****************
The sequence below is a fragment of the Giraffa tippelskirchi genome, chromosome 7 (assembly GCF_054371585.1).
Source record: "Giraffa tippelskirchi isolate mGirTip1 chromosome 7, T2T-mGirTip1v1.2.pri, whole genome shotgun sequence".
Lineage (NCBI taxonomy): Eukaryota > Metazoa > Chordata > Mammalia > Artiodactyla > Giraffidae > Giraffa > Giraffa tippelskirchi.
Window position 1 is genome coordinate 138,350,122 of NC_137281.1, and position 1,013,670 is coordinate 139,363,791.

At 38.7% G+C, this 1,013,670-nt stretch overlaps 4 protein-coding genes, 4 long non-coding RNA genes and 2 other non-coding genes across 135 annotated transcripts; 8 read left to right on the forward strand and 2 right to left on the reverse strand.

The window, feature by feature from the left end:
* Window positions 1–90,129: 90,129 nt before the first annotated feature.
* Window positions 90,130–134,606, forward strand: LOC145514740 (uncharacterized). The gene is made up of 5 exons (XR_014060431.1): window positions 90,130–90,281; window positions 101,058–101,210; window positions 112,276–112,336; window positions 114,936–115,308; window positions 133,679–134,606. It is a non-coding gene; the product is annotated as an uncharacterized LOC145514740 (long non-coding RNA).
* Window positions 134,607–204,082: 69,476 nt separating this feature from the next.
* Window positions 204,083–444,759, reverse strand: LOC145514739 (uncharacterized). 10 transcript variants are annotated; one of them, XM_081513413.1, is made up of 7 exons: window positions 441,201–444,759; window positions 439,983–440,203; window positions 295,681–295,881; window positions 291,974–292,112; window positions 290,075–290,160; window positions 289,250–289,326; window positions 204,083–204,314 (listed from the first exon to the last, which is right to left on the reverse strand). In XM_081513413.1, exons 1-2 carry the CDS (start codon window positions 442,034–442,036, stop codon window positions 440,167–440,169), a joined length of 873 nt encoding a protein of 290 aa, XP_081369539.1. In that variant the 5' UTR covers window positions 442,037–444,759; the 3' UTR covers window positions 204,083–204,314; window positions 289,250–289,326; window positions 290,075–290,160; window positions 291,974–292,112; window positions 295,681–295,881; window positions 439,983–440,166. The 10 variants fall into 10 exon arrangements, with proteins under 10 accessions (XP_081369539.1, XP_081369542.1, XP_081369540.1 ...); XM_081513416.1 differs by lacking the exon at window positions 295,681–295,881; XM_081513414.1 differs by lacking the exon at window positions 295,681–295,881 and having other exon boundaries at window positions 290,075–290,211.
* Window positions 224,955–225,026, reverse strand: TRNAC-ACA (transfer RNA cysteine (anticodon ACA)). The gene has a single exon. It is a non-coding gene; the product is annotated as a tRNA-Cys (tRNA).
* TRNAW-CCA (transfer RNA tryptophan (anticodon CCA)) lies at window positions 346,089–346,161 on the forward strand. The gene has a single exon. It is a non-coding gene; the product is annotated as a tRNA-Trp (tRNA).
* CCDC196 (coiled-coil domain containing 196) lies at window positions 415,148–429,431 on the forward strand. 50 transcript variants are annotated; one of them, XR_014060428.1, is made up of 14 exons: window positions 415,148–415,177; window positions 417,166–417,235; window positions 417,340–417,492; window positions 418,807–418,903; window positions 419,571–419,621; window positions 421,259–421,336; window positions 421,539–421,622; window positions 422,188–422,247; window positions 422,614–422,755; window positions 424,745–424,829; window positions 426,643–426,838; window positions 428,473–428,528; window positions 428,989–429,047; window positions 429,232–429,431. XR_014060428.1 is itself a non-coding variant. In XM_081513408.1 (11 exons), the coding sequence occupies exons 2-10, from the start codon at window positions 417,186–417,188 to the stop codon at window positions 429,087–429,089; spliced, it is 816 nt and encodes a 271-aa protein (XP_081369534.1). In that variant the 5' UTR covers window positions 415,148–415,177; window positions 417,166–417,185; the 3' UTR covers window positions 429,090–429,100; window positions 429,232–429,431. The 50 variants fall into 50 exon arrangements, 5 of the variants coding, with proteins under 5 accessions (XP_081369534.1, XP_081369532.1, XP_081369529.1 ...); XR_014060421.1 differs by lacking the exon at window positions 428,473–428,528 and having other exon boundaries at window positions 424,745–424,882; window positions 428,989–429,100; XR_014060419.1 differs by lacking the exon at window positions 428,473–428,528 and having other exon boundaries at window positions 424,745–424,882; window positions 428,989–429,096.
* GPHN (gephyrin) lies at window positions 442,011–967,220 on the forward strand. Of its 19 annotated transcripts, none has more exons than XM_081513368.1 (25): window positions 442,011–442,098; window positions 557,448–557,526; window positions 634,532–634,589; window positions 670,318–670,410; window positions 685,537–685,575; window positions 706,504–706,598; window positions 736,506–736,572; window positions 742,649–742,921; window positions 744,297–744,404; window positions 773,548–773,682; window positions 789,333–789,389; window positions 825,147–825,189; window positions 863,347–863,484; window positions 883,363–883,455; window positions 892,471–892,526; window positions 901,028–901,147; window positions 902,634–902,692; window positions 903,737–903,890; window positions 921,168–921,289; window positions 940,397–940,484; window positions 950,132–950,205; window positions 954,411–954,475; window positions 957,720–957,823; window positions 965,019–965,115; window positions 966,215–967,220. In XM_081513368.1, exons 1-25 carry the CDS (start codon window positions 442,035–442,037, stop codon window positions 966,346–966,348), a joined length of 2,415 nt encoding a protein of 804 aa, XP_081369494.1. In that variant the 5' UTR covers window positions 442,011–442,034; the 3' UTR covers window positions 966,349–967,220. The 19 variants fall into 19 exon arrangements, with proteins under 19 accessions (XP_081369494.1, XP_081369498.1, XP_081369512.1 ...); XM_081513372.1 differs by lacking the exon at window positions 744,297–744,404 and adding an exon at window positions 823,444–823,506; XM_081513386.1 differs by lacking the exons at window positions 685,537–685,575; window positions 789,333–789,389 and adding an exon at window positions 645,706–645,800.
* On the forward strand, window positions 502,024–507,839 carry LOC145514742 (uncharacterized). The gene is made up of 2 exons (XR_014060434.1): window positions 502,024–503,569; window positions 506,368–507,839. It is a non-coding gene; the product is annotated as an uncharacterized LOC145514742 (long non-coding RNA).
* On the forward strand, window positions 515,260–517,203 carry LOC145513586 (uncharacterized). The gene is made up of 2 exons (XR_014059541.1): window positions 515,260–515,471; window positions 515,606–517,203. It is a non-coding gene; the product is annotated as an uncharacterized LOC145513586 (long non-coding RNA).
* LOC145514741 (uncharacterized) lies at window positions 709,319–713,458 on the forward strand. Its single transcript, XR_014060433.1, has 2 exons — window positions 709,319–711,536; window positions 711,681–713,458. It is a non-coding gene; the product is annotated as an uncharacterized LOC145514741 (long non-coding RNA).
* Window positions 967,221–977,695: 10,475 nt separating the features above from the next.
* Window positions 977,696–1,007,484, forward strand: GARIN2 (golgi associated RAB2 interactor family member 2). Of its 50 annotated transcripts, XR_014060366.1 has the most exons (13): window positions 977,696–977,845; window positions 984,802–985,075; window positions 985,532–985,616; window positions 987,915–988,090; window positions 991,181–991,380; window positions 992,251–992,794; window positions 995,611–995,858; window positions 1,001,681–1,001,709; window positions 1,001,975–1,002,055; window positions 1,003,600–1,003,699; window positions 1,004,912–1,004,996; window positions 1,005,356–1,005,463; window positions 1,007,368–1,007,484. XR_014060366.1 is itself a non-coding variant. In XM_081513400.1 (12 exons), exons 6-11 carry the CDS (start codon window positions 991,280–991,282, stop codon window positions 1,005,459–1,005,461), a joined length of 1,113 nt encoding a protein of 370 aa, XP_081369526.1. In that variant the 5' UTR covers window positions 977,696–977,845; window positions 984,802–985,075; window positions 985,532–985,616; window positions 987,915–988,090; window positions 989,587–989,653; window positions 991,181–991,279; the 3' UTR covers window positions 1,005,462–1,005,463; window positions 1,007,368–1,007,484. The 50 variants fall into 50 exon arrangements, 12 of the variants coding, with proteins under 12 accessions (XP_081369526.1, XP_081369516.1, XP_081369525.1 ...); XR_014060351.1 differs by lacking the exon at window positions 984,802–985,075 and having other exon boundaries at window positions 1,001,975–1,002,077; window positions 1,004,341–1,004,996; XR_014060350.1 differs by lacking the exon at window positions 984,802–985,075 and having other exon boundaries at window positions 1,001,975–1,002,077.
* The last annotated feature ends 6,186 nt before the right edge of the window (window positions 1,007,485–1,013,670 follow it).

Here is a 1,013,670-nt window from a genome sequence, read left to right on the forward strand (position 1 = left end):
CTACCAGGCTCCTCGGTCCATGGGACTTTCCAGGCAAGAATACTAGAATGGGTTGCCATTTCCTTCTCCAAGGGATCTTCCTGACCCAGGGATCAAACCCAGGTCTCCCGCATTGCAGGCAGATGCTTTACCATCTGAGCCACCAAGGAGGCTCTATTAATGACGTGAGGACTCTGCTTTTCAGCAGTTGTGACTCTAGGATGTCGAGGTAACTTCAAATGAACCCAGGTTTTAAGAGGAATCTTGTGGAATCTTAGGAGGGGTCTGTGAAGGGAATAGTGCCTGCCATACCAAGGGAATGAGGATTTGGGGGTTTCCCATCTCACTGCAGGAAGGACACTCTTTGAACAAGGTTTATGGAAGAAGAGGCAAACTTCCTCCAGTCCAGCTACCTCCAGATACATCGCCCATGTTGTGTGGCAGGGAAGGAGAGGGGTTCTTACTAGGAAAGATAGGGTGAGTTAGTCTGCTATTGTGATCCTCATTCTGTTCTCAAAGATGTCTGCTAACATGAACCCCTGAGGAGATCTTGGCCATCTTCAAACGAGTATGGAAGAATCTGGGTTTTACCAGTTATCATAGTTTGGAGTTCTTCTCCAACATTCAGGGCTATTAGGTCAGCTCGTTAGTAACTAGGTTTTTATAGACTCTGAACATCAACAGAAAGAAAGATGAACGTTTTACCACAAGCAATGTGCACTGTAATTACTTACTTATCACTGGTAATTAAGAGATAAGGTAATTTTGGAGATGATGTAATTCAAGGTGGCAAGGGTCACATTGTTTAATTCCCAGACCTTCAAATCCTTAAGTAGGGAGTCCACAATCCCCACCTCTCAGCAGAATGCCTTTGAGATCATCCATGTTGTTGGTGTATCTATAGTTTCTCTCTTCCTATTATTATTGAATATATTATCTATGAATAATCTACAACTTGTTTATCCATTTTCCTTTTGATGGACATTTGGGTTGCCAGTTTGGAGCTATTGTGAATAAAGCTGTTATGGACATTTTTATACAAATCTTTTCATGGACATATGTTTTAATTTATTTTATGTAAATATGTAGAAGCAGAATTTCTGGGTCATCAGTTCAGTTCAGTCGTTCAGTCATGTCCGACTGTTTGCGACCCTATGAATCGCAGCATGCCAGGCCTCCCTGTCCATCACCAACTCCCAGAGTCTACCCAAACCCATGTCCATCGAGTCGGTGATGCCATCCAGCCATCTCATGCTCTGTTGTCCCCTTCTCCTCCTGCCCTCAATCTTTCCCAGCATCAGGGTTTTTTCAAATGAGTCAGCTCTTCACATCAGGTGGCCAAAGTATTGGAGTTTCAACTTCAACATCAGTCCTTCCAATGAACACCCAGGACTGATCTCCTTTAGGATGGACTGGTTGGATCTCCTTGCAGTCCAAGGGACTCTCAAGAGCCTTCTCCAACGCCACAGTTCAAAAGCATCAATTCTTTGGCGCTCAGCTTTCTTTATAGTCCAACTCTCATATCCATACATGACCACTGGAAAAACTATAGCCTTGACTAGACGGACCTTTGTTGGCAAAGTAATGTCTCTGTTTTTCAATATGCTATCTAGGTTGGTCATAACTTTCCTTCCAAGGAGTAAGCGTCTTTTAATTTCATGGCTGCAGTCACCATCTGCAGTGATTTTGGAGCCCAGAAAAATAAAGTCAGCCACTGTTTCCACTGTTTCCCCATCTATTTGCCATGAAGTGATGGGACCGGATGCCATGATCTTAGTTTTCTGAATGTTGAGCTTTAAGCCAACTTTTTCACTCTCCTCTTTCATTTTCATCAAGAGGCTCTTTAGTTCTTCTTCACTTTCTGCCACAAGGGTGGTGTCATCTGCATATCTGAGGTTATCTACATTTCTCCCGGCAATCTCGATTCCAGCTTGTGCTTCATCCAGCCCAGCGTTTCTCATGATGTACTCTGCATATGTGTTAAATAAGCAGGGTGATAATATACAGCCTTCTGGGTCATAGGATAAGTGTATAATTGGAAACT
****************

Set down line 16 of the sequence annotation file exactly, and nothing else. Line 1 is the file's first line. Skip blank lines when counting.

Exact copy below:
* On the forward strand, window positions 515,260–517,203 carry LOC145513586 (uncharacterized). The gene is made up of 2 exons (XR_014059541.1): window positions 515,260–515,471; window positions 515,606–517,203. It is a non-coding gene; the product is annotated as an uncharacterized LOC145513586 (long non-coding RNA).